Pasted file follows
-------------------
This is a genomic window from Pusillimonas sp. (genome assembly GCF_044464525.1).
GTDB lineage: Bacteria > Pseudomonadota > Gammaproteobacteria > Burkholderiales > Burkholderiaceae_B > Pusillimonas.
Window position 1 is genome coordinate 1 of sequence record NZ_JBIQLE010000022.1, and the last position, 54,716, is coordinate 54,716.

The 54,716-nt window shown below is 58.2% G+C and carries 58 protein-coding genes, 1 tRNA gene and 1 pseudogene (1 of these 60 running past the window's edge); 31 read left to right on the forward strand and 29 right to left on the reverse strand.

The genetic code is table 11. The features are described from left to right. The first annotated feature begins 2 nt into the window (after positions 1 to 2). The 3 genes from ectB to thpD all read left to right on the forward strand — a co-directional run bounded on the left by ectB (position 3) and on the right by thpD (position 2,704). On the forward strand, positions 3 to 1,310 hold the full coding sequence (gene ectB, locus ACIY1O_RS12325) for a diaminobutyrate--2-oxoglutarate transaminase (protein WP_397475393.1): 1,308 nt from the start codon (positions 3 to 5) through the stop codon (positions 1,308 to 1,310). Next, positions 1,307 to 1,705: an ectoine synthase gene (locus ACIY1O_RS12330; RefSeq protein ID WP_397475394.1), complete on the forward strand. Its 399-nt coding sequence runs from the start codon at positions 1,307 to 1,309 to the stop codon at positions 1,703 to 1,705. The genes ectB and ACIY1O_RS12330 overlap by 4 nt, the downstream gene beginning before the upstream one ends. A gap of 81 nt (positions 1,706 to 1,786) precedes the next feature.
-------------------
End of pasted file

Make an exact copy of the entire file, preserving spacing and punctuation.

This is a genomic window from Pusillimonas sp. (genome assembly GCF_044464525.1).
GTDB lineage: Bacteria > Pseudomonadota > Gammaproteobacteria > Burkholderiales > Burkholderiaceae_B > Pusillimonas.
Window position 1 is genome coordinate 1 of sequence record NZ_JBIQLE010000022.1, and the last position, 54,716, is coordinate 54,716.

The 54,716-nt window shown below is 58.2% G+C and carries 58 protein-coding genes, 1 tRNA gene and 1 pseudogene (1 of these 60 running past the window's edge); 31 read left to right on the forward strand and 29 right to left on the reverse strand.

The genetic code is table 11. The features are described from left to right. The first annotated feature begins 2 nt into the window (after positions 1 to 2). The 3 genes from ectB to thpD all read left to right on the forward strand — a co-directional run bounded on the left by ectB (position 3) and on the right by thpD (position 2,704). On the forward strand, positions 3 to 1,310 hold the full coding sequence (gene ectB, locus ACIY1O_RS12325) for a diaminobutyrate--2-oxoglutarate transaminase (protein WP_397475393.1): 1,308 nt from the start codon (positions 3 to 5) through the stop codon (positions 1,308 to 1,310). Next, positions 1,307 to 1,705: an ectoine synthase gene (locus ACIY1O_RS12330; RefSeq protein ID WP_397475394.1), complete on the forward strand. Its 399-nt coding sequence runs from the start codon at positions 1,307 to 1,309 to the stop codon at positions 1,703 to 1,705. The genes ectB and ACIY1O_RS12330 overlap by 4 nt, the downstream gene beginning before the upstream one ends. A gap of 81 nt (positions 1,706 to 1,786) precedes the next feature.